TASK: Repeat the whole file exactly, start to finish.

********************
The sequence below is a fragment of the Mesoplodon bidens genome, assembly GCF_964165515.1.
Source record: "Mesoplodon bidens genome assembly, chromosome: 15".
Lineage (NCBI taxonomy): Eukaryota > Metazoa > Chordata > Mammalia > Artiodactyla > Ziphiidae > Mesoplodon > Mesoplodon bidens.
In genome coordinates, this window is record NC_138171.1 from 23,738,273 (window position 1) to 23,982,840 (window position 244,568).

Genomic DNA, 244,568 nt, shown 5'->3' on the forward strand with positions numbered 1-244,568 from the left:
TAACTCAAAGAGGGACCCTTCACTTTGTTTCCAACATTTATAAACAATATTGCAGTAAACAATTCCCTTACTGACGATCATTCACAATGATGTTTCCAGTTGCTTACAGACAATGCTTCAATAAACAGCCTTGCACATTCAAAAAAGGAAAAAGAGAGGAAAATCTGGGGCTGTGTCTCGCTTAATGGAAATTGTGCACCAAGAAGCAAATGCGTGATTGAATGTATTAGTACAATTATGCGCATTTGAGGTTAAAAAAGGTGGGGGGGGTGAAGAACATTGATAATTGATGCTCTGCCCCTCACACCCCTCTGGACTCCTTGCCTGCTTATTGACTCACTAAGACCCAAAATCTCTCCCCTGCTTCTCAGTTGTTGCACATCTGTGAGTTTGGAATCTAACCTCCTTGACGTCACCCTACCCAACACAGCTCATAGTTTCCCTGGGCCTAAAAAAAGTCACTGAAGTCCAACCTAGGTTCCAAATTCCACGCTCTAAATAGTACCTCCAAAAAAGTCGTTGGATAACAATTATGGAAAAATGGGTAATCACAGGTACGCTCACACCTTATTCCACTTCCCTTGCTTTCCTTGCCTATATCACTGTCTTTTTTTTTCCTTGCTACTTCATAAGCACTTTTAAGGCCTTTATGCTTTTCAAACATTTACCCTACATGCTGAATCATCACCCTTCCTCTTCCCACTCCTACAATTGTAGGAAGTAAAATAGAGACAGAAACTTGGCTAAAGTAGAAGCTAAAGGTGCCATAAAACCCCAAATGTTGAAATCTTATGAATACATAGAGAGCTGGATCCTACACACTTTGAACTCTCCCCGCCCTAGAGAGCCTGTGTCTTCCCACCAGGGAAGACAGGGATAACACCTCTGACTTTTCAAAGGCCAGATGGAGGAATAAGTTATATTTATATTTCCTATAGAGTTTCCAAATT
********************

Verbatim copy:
The sequence below is a fragment of the Mesoplodon bidens genome, assembly GCF_964165515.1.
Source record: "Mesoplodon bidens genome assembly, chromosome: 15".
Lineage (NCBI taxonomy): Eukaryota > Metazoa > Chordata > Mammalia > Artiodactyla > Ziphiidae > Mesoplodon > Mesoplodon bidens.
In genome coordinates, this window is record NC_138171.1 from 23,738,273 (window position 1) to 23,982,840 (window position 244,568).

Genomic DNA, 244,568 nt, shown 5'->3' on the forward strand with positions numbered 1-244,568 from the left:
TAACTCAAAGAGGGACCCTTCACTTTGTTTCCAACATTTATAAACAATATTGCAGTAAACAATTCCCTTACTGACGATCATTCACAATGATGTTTCCAGTTGCTTACAGACAATGCTTCAATAAACAGCCTTGCACATTCAAAAAAGGAAAAAGAGAGGAAAATCTGGGGCTGTGTCTCGCTTAATGGAAATTGTGCACCAAGAAGCAAATGCGTGATTGAATGTATTAGTACAATTATGCGCATTTGAGGTTAAAAAAGGTGGGGGGGGTGAAGAACATTGATAATTGATGCTCTGCCCCTCACACCCCTCTGGACTCCTTGCCTGCTTATTGACTCACTAAGACCCAAAATCTCTCCCCTGCTTCTCAGTTGTTGCACATCTGTGAGTTTGGAATCTAACCTCCTTGACGTCACCCTACCCAACACAGCTCATAGTTTCCCTGGGCCTAAAAAAAGTCACTGAAGTCCAACCTAGGTTCCAAATTCCACGCTCTAAATAGTACCTCCAAAAAAGTCGTTGGATAACAATTATGGAAAAATGGGTAATCACAGGTACGCTCACACCTTATTCCACTTCCCTTGCTTTCCTTGCCTATATCACTGTCTTTTTTTTTCCTTGCTACTTCATAAGCACTTTTAAGGCCTTTATGCTTTTCAAACATTTACCCTACATGCTGAATCATCACCCTTCCTCTTCCCACTCCTACAATTGTAGGAAGTAAAATAGAGACAGAAACTTGGCTAAAGTAGAAGCTAAAGGTGCCATAAAACCCCAAATGTTGAAATCTTATGAATACATAGAGAGCTGGATCCTACACACTTTGAACTCTCCCCGCCCTAGAGAGCCTGTGTCTTCCCACCAGGGAAGACAGGGATAACACCTCTGACTTTTCAAAGGCCAGATGGAGGAATAAGTTATATTTATATTTCCTATAGAGTTTCCAAATT